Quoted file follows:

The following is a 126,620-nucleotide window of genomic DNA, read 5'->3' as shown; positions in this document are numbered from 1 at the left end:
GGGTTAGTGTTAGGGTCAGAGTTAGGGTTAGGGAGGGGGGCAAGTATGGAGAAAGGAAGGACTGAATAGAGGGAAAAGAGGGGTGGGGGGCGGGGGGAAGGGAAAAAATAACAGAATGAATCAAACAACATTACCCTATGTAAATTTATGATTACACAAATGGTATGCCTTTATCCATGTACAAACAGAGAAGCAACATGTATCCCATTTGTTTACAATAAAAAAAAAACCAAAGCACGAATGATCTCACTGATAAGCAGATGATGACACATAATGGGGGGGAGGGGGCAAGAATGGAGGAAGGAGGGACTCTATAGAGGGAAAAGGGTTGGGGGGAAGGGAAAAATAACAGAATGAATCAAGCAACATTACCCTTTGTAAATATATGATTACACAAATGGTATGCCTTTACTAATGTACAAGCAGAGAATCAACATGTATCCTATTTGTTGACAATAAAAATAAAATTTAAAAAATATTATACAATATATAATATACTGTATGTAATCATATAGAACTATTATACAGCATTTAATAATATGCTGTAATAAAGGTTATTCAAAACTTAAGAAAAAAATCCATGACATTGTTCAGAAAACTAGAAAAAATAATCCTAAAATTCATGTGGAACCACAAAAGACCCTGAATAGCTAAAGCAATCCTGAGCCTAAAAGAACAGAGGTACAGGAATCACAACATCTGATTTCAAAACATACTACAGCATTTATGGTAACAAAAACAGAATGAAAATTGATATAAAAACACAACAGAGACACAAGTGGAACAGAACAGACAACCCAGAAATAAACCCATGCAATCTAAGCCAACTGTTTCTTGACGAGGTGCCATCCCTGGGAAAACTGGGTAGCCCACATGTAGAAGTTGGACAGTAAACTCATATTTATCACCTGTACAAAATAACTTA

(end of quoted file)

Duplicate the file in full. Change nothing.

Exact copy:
The following is a 126,620-nucleotide window of genomic DNA, read 5'->3' as shown; positions in this document are numbered from 1 at the left end:
GGGTTAGTGTTAGGGTCAGAGTTAGGGTTAGGGAGGGGGGCAAGTATGGAGAAAGGAAGGACTGAATAGAGGGAAAAGAGGGGTGGGGGGCGGGGGGAAGGGAAAAAATAACAGAATGAATCAAACAACATTACCCTATGTAAATTTATGATTACACAAATGGTATGCCTTTATCCATGTACAAACAGAGAAGCAACATGTATCCCATTTGTTTACAATAAAAAAAAAACCAAAGCACGAATGATCTCACTGATAAGCAGATGATGACACATAATGGGGGGGAGGGGGCAAGAATGGAGGAAGGAGGGACTCTATAGAGGGAAAAGGGTTGGGGGGAAGGGAAAAATAACAGAATGAATCAAGCAACATTACCCTTTGTAAATATATGATTACACAAATGGTATGCCTTTACTAATGTACAAGCAGAGAATCAACATGTATCCTATTTGTTGACAATAAAAATAAAATTTAAAAAATATTATACAATATATAATATACTGTATGTAATCATATAGAACTATTATACAGCATTTAATAATATGCTGTAATAAAGGTTATTCAAAACTTAAGAAAAAAATCCATGACATTGTTCAGAAAACTAGAAAAAATAATCCTAAAATTCATGTGGAACCACAAAAGACCCTGAATAGCTAAAGCAATCCTGAGCCTAAAAGAACAGAGGTACAGGAATCACAACATCTGATTTCAAAACATACTACAGCATTTATGGTAACAAAAACAGAATGAAAATTGATATAAAAACACAACAGAGACACAAGTGGAACAGAACAGACAACCCAGAAATAAACCCATGCAATCTAAGCCAACTGTTTCTTGACGAGGTGCCATCCCTGGGAAAACTGGGTAGCCCACATGTAGAAGTTGGACAGTAAACTCATATTTATCACCTGTACAAAATAACTTA